- Go on a Sniffari
- Enjoy a Picnic together
- Create a sensory garden
- Tackle those training problems you’ve been meaning to sort out
- Teach your pet a new trick or two
Take your dog on a “sniffari”
What’s a sniffari? I hear you say. Well, its an opportunity for you to find out what your pet is really interested in. It’s also a chance for your pet to put his or her favourite organ to use. A dog’s nose is equivalent to our news channels and social media feeds. There’s nothing dogs like more than unrestricted sniffing.
So, for your Sniffari, you need a safe place to walk. Preferably somewhere your dog doesn’t go very often. Maybe somewhere like Crane Park (link below) or perhaps you local garden centre.
Be sure to take poo bags, a long lead, water for your dog to drink, and a towel for puddle jumpers.
The rest is simple – allow your dogs to lead the walk. Let them stop and sniff wherever they like and for as long as they like. Your job is to chill out, relax and enjoy the experience. Naturally you’ll need to observe the country side code, make sure your pet doesn’t bother people, dogs or wildlife and that you are all safe – just as you would on a normal walk. Trust me, your dog will be exhausted by the end of it and probably sleep for the rest of the day.
Enjoy a picnic together
This is a chance for you, and your dog, to just sit and watch the world go by. No rush and no pressure. With lockdown restrictions easing, you could meet friends or family either in your garden, their garden or the local park.
While you tuck into your favourite picnic food, your pet could enjoy a juicy bone, a favourite chew toy or a stuffed Kong toy. If you feel energetic, you could combine your picnic with a long walk or some training.
Create a sensory garden for your dog to enjoy
This is a way to bring the Sniffari home – but this time it has even more exciting scents, sounds, textures and experiences.
Start by joining the Facebook group Sensory Gardens for Dogs (link below) to find hundreds of ideas that will entertain your dog. Depending on your pet’s personal taste you could introduce a raised platforms, shelters, tunnels, different surfaces, pots of scent – all at different heights, a sand pit or a digging zone, maybe some water to splash in too – the list goes on.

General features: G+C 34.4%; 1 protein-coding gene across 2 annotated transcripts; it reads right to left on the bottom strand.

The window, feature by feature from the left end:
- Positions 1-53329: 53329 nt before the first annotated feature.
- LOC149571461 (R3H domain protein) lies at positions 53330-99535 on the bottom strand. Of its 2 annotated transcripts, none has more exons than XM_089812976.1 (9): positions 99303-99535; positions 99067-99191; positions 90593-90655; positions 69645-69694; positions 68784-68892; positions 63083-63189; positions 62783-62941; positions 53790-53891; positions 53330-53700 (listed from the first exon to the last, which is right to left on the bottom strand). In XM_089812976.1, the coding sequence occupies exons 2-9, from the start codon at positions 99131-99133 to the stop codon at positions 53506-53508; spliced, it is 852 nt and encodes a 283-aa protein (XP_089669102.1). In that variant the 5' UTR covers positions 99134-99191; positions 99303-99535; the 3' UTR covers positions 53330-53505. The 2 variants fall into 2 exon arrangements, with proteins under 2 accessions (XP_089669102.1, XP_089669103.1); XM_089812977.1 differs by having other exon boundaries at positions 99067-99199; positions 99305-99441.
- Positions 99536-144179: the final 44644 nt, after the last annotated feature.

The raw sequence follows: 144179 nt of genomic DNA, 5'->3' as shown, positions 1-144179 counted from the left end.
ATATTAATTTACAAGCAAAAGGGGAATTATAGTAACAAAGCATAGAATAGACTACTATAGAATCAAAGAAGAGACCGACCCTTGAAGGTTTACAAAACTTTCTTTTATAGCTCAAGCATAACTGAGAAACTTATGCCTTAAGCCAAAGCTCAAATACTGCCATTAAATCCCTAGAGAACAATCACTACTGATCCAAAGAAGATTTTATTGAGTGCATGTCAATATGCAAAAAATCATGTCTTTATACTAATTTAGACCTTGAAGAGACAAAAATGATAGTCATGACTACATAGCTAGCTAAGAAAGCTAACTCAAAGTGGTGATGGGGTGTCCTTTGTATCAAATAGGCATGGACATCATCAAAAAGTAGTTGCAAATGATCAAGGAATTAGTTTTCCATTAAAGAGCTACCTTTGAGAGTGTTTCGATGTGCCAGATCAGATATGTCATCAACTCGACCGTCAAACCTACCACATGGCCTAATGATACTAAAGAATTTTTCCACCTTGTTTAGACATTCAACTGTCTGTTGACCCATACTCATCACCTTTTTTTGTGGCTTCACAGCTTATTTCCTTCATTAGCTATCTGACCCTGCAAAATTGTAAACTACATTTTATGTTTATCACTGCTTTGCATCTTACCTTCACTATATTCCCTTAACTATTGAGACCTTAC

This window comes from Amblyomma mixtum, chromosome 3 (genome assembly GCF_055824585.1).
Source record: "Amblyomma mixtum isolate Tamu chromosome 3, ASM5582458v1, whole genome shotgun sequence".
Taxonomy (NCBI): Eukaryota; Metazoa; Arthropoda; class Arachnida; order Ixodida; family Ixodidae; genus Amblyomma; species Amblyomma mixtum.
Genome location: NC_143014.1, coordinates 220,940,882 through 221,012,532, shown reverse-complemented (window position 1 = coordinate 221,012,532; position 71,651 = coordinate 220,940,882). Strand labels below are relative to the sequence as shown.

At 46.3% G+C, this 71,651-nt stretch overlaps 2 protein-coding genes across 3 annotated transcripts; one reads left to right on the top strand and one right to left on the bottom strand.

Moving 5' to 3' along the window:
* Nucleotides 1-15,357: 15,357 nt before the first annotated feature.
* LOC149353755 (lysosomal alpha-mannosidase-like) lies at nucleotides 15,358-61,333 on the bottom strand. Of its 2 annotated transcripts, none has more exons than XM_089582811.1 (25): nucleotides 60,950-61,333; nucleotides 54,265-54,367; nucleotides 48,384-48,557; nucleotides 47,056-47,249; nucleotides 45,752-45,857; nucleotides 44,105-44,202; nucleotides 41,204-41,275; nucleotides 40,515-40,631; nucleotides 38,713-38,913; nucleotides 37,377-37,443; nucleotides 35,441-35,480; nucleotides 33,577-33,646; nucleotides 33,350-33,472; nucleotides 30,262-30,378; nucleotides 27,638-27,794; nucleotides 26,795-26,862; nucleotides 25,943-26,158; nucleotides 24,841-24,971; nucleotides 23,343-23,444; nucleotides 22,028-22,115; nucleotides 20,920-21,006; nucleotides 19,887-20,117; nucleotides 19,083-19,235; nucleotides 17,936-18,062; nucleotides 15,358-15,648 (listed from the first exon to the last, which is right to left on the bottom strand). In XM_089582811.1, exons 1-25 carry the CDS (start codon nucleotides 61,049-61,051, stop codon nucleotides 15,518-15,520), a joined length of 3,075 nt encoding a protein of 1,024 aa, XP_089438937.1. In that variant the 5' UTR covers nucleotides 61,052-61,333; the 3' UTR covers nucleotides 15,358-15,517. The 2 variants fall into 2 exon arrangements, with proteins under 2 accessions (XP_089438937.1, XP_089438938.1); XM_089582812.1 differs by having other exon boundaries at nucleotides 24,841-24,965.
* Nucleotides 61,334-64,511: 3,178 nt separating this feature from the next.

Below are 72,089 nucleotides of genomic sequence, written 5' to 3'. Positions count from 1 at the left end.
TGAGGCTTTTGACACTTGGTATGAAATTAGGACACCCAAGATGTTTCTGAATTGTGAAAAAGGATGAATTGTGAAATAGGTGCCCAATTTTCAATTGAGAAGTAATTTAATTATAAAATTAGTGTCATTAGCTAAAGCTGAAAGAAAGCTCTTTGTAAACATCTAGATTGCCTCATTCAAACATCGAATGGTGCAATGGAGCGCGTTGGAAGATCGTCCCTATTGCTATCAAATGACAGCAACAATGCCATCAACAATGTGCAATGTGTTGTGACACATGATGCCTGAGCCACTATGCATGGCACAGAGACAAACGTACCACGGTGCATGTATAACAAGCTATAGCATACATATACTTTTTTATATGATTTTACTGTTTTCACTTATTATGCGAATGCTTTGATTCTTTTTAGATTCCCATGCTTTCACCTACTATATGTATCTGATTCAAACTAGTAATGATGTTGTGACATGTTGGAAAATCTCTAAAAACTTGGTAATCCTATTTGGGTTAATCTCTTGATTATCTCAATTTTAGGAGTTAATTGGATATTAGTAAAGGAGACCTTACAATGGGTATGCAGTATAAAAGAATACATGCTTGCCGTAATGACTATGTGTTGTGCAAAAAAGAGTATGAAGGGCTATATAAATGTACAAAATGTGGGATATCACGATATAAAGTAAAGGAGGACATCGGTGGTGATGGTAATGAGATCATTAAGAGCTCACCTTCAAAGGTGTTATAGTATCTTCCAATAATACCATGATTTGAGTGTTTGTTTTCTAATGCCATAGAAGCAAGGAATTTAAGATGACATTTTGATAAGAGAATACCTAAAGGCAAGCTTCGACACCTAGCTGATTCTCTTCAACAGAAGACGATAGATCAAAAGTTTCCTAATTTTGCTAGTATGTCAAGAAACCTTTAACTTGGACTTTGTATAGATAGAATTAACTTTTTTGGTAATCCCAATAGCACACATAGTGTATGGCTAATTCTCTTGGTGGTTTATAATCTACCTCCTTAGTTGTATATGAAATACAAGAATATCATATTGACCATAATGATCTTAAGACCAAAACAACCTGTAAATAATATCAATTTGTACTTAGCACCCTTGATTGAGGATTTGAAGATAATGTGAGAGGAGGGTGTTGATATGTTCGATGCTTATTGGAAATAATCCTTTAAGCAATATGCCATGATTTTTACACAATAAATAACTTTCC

The joy of having a sensory space in your own garden, is that you can introduce different activities every day if you want to. Use it for scent training, agility skills, or just for goofing about chasing bubbles.
Sensory gardens are wonderful for fearful dogs, reactive dogs or senior pups who can’t walk far. They build confidence and help dispel anxiety in pets and owners don’t need to worry about their dogs behaving badly in public.
Tackling training problems
Lockdown has been just as weird for pets as it has been for humans. With the extra pressure of social distancing and self-isolating we’ve all had a good excuse to let some of those doggy behavioural problems become habits.
Now is the time to get on top of everyday training needs. Things like loose lead walking, recall and reactivity to dogs and people.
CK9 Dog Training are here to help – try our online lifeskills training, our separation anxiety package or our puppy perfection classes. There’s lots to choose from on our website.
Face to face training will be opening soon. Click here to contact us if you’d like us to tell you where and when your closest classes will take place.
Teaching your pet a trick or two
Trick training is so much fun for dogs and for humans. Especially when you can demonstrate your dog-training skills to friends and family. Imagine if your pet could sit up and beg, bow to visitors or “dance” with you.
Our online tricks package costs only £20 and will keep you and your pet entertained for hours. Click here to discover more.